Should I get one of the new continuous glucose monitors?

There are now three types of continuous glucose monitors available. They all transmit glucose results wirelessly from a small sensor placed just beneath the skin via a transmitter whose signal is received by the monitor placed anywhere from 5 to 10 feet away. Results are sent from every minute to every 5 minutes and the trend of the readings can be shown on graphs. One, the Medtronic Realtime System®, can transmit the results into the same unit that is used as the insulin pump. However, even though the same unit acts as both monitor and pump, it is still necessary for the wearer to program and set the amount of insulin to be delivered. Studies have shown that the additional information provided by the frequently delivered values and the graphed trends reduces high and low glucose events in the wearer by about half. It is important to note that all the current continuous glucose monitors are approved only for use with and alongside conventional glucose meters. This means that before acting on the information the continuous monitor provides, you should verify it by obtaining a reading with your regular monitor. Also, the two technologies provide similar but slightly different information. The conventional monitor measures blood glucose from the blood droplet resulting from the finger prick. The continuous meter does not use blood. Instead, it measures the glucose level in the fluid bathing the tissue under the skin. This is in fact derived from the blood plasma itself, but it takes several minutes to adjust to reflect the blood level. The available continuous meters need to be calibrated twice daily (Medtronic Guardian®, Dexcom 7®) with a conventional fingerstick reading, although the newer Abbott Freestyle Navigator® needs only four calibration readings in a 5-day period. Once introduced, the sensor/transmitter can be worn for 3 (Guardian), 5 (Navigator), or 7 (Dexcom-7) days before the sensor must be changed. Features of an available continuous monitor are shown in Figure 7 and Table 12.

The decision as to whether to get one of these monitors depends on the value to the wearer of knowing his or her readings on a minute-by-minute basis. For people early in the course of diabetes, on oral medications, and in good control, they are probably not necessary. For people on insulin, with a history of low and high readings, especially if they are hard to predict or explain, the information provided by continuous glucose sensing may be very valuable. However, approval for insurance coverage is often limited to specific circumstances, such as the frequent occurrence of very high or low blood sugars that cannot otherwise be prevented.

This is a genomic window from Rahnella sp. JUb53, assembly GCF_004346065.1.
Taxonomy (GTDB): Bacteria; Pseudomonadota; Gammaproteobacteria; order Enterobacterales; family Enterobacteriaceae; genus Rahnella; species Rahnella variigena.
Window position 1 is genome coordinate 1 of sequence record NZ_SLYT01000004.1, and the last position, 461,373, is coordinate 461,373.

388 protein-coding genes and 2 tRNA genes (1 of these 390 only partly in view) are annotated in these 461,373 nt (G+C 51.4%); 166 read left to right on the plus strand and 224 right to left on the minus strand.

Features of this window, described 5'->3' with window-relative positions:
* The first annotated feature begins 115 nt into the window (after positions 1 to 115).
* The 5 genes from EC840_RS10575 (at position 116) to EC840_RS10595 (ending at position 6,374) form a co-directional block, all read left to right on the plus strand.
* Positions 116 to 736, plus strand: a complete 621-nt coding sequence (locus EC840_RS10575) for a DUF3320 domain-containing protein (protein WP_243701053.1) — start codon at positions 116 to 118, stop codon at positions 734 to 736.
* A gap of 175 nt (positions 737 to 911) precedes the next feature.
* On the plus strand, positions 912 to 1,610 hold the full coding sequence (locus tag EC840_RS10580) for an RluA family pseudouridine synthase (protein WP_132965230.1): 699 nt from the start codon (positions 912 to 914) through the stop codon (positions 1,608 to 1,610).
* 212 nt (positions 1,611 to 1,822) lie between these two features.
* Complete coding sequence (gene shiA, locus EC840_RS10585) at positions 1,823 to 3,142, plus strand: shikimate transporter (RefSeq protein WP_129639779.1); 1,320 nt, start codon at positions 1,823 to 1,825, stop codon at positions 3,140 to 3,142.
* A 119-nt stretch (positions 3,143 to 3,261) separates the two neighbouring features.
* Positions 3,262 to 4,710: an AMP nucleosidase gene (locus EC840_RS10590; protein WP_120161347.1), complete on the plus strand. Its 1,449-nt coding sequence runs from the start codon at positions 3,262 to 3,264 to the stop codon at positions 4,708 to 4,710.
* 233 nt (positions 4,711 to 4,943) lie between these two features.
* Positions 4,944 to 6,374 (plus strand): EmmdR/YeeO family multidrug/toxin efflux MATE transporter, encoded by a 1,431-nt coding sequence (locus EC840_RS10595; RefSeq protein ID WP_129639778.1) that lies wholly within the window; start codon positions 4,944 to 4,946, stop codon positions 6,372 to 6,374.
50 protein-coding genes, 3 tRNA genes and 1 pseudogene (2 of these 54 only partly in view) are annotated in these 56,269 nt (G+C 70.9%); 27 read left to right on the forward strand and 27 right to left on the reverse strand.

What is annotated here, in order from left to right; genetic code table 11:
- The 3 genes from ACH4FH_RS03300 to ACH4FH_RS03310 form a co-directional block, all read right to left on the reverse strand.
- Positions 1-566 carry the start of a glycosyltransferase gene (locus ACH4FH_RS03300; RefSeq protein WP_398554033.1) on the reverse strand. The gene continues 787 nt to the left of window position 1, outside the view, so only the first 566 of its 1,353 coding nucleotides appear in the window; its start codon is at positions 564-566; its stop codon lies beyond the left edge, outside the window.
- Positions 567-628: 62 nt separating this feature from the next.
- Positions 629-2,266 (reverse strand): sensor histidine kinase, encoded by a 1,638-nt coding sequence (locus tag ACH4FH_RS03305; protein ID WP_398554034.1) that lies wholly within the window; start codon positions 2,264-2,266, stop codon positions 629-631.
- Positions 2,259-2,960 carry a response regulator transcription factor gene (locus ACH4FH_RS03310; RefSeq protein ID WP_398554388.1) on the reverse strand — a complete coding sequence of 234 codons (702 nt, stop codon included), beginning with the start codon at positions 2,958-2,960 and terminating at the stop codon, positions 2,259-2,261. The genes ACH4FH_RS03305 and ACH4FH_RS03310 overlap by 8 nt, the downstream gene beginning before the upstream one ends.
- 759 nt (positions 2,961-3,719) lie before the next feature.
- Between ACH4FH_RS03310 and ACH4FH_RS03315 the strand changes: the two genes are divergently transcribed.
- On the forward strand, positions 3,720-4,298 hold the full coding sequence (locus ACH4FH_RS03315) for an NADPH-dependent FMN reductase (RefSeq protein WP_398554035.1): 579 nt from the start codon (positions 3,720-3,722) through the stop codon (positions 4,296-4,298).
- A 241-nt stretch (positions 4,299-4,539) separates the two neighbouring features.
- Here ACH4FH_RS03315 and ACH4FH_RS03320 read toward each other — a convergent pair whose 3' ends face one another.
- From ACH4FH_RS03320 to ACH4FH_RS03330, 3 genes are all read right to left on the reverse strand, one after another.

Figure 7 A continuous glucose monitor.

Source: Dexcom.

Table 12 Features of Two Available Continuous Glucose Monitors


Dexcom STS

Medtronic Guardian

Sample site

Subcutaneous ISF

Subcutaneous ISF

Sensor life (days)



User age (years)



Set-up cost (!)



Clark Error Grid A&B



Probe gauge





Disposable AAA

Initialization (minutes)



Calibration (hours)

2, 8, then q12

0.5 × 2, then q12


High and low

High and low



Can transmit to Paradigm insulin pump

Transmitter range (feet)



Transmitter waterproof



Graphs trends (hours)

1, 3, and 9

3 and 24

How accurate are glucose monitors?

Glucose monitors are quite accurate in that any given reading on the same sample of blood should only vary by a few percentage points (i.e., 5-10). In order to obtain approval from the Food and Drug Administration, such medical devices have to show that they are both precise and accurate. This means that they will obtain a similar result under similar conditions and that the result will be close to the real true value, as best as we are able to ascertain it, i.e., according to the accepted gold standard, which is glucose measured in the laboratory. Furthermore, when such a device is compared to the gold standard measurement in clinical trials, a specified number of readings have to fall very close to the readings obtained by the gold standard device. This value is more than 95%. The rules for approval of such devices have been published by the FDA and can be viewed at Although users are often surprised by the variation in results that they will see upon obtaining a reading within a very short space of time from a prior reading, it has to be acknowledged that the variation is seldom such that a different course of action would be taken. For example, insulin would be given or not given or a low blood sugar level would be treated or not treated. Actual numerical accuracy tends to be less when the glucose level is very low. However, since such a low value should always be treated, the accuracy of the actual reported number is not critical.

When a surprising glucose value that does not fit with the expected circumstances is obtained, it is always prudent to recheck that reading, on either the same or a different monitor. Also, it is advisable to check that the monitor is functioning well, by checking the low battery indicator, assuring that the correct coding has been entered and that the test strips are within date and inserted properly Sometimes, variation in technique by the user accounts, at least partially, for variation in the result obtained. This can include liquid on the puncture site, contamination with glucose, excessive squeezing of the finger, and sweating.

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